My memories of Soupy were of his appearances as a panelist on “What’s My Line?” as well as other game shows and sitcoms. I remembered an aborted attempt at trying a variety show again in the 1970s that was abysmal, and the not so bad “Junior Almost Anything Goes” that he hosted. Later I remember a radio rivalry with the then rising star Howard Stern. By that time the man was sadly considered a has-been by much of the public – and Stern’s methods of vanquishing foes certainly didn’t help.
Toward the end of his career he appeared as Professor Prophet in the low budget softcore Roger Corman superhero series “Black Scorpion.” Sales was no stranger to film, having his own starring vehicle in “Birds Do It” in 1966. He even did voice work for cartoons and was on Broadway as well.
Soupy Sales, despite the last few years out of the spotlight, was still one of the icons of the early days of television. He’ll be missed.
I love my satellite radio. I love it so much that I rarely listen to terrestrial radio any more. Maybe some WXPN and maybe some NJ 101.5 FM, but let’s face it, my favorite terrestrial programs like Coast to Coast AM and some of the NPR stuff are all on satellite now. Not much reason to turn on the old fashioned radio any more.
Just got a notice from XM (yeah, they merged with Sirius, but they’ll always be XM to me) that my subscription rates are going up. The reasons cited are as follows:
”Music royalty rights were established by the U.S. Congress as part of the Copyright Act. This Act requires payment of copyright music royalties to recording artists, musicians and recording companies who hold copyrights in sound recordings.
“These royalties have recently increased dramatically, principally as a result of a decision made by the Copyright Royalty Board, which is designated by the Library of Congress to set royalty rates for sound recordings. Beginning on July 29, 2009, a “U.S. Music Royalty Fee” of $1.98/month* for primary subscriptions and $.97/month* for multi-receiver subscriptions will be effective upon your next renewal. This fee will be used directly to offset increased payments from XM to the recording industry.”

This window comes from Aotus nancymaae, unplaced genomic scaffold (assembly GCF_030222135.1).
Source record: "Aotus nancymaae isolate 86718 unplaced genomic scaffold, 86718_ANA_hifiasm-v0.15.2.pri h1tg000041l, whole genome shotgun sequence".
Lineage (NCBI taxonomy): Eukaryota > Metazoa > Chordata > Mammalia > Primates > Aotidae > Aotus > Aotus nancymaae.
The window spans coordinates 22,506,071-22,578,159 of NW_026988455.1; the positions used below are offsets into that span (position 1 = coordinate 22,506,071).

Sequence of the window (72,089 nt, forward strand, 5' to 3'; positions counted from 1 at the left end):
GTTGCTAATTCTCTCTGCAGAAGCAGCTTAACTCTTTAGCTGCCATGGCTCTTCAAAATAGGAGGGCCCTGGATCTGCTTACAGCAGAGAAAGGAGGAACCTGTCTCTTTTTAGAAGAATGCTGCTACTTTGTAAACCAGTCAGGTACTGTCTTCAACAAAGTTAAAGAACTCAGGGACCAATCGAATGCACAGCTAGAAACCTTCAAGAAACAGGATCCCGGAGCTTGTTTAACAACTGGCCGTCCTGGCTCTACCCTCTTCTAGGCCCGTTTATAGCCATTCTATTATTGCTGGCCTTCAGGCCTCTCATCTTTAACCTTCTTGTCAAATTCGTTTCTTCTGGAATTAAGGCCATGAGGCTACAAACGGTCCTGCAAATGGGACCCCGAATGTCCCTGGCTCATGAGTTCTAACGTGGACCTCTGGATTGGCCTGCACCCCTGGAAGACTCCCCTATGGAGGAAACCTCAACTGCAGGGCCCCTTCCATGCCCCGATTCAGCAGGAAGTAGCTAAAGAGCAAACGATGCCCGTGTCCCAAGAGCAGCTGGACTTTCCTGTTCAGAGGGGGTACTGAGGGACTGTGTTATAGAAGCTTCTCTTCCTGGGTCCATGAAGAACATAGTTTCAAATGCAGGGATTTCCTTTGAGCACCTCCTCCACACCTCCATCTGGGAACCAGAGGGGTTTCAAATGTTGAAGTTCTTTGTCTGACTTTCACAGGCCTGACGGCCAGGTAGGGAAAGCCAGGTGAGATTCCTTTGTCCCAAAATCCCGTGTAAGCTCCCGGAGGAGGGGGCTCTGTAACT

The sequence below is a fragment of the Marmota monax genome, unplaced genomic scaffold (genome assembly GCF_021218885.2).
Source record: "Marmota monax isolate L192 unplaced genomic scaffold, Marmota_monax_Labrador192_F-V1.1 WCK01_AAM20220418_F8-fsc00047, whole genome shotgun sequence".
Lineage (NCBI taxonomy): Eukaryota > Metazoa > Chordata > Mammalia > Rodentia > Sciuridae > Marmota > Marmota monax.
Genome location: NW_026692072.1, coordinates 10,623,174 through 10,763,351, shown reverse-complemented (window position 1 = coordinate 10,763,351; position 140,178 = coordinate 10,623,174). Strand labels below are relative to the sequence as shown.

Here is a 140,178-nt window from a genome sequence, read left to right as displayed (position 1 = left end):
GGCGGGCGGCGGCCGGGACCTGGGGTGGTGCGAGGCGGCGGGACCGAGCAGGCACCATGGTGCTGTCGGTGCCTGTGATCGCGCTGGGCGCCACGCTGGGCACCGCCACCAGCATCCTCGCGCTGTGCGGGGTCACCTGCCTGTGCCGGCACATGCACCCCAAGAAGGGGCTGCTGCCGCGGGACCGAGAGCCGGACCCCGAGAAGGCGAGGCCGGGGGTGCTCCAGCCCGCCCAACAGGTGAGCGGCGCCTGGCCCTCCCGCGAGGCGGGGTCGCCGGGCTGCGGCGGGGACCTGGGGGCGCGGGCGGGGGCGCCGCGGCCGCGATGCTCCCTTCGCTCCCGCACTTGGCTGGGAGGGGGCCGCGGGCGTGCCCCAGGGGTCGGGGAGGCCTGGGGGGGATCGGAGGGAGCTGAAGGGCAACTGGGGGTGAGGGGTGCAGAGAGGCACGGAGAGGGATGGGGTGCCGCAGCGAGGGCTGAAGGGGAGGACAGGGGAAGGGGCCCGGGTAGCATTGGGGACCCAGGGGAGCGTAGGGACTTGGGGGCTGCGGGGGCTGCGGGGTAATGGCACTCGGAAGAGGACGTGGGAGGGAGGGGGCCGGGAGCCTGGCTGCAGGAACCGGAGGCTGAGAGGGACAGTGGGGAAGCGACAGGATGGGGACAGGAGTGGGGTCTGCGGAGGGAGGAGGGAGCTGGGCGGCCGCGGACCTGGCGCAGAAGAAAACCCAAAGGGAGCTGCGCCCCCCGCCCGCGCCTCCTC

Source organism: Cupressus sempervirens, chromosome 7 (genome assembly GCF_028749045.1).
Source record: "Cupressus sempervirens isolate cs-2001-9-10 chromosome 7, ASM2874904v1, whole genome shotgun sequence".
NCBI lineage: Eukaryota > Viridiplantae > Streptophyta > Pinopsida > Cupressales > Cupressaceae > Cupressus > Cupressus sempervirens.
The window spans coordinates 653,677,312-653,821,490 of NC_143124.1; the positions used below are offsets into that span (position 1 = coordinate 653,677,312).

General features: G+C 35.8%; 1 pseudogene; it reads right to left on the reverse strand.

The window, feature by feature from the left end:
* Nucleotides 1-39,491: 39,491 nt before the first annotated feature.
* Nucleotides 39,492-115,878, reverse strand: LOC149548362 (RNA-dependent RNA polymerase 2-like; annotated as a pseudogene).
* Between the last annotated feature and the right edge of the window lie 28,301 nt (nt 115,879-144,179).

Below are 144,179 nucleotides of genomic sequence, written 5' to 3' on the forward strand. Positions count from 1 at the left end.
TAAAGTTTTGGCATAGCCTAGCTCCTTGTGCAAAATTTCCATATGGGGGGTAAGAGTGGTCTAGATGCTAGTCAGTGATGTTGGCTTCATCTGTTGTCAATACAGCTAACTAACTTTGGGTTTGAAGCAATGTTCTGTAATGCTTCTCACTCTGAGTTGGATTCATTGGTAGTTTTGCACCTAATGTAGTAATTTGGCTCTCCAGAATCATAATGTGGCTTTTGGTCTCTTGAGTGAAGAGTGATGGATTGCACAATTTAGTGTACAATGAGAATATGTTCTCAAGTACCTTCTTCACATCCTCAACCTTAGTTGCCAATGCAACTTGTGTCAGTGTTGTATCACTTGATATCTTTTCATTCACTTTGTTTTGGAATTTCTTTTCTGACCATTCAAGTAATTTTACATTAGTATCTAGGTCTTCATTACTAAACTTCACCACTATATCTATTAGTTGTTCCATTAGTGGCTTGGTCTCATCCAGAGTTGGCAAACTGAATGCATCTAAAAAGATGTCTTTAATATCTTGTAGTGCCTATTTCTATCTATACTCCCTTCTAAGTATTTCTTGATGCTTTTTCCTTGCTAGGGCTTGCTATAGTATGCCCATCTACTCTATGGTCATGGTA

Now really, that’s fine. As a writer, I’m not someone who’s ever going to begrudge anyone royalties, that’s just how things work, and furthermore should work. I don’t have a real problem with the price hike, as long as my favorite stuff remains on the XM. What irked me was what I found when I went to the XM website and took a survey.
The survey was about my listening preferences, but seemed to mention little of what I actually listen to on XM. I stopped finding Howard Stern funny some time before he left terrestrial radio, so that’s not for me. I can count on one hand the number of times in three years I’ve listened to any of the nearly hundred sports channels, and Oprah barely amuses me even when she’s on TV. The big guns don’t interest me.